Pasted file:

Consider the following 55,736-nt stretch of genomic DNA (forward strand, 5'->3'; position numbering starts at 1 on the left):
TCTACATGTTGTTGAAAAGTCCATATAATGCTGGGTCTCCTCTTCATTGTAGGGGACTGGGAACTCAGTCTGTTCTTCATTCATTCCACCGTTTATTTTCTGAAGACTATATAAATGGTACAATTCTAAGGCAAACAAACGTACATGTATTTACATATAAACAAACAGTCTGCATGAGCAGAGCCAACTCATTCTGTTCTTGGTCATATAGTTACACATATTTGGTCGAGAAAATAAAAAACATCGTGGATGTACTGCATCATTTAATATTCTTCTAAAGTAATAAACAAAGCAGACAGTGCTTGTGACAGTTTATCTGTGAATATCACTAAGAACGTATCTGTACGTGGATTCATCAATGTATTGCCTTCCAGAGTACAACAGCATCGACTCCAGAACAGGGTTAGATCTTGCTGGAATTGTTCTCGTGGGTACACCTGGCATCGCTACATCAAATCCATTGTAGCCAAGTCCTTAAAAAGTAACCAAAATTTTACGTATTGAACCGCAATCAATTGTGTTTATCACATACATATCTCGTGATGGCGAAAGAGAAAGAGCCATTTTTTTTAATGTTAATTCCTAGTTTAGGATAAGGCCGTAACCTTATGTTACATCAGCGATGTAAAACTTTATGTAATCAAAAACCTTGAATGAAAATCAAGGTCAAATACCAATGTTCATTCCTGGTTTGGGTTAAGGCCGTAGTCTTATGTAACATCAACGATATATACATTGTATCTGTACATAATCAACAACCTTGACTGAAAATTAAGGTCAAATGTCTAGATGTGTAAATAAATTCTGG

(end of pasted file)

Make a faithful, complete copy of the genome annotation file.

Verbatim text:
Consider the following 55,736-nt stretch of genomic DNA (forward strand, 5'->3'; position numbering starts at 1 on the left):
TCTACATGTTGTTGAAAAGTCCATATAATGCTGGGTCTCCTCTTCATTGTAGGGGACTGGGAACTCAGTCTGTTCTTCATTCATTCCACCGTTTATTTTCTGAAGACTATATAAATGGTACAATTCTAAGGCAAACAAACGTACATGTATTTACATATAAACAAACAGTCTGCATGAGCAGAGCCAACTCATTCTGTTCTTGGTCATATAGTTACACATATTTGGTCGAGAAAATAAAAAACATCGTGGATGTACTGCATCATTTAATATTCTTCTAAAGTAATAAACAAAGCAGACAGTGCTTGTGACAGTTTATCTGTGAATATCACTAAGAACGTATCTGTACGTGGATTCATCAATGTATTGCCTTCCAGAGTACAACAGCATCGACTCCAGAACAGGGTTAGATCTTGCTGGAATTGTTCTCGTGGGTACACCTGGCATCGCTACATCAAATCCATTGTAGCCAAGTCCTTAAAAAGTAACCAAAATTTTACGTATTGAACCGCAATCAATTGTGTTTATCACATACATATCTCGTGATGGCGAAAGAGAAAGAGCCATTTTTTTTAATGTTAATTCCTAGTTTAGGATAAGGCCGTAACCTTATGTTACATCAGCGATGTAAAACTTTATGTAATCAAAAACCTTGAATGAAAATCAAGGTCAAATACCAATGTTCATTCCTGGTTTGGGTTAAGGCCGTAGTCTTATGTAACATCAACGATATATACATTGTATCTGTACATAATCAACAACCTTGACTGAAAATTAAGGTCAAATGTCTAGATGTGTAAATAAATTCTGG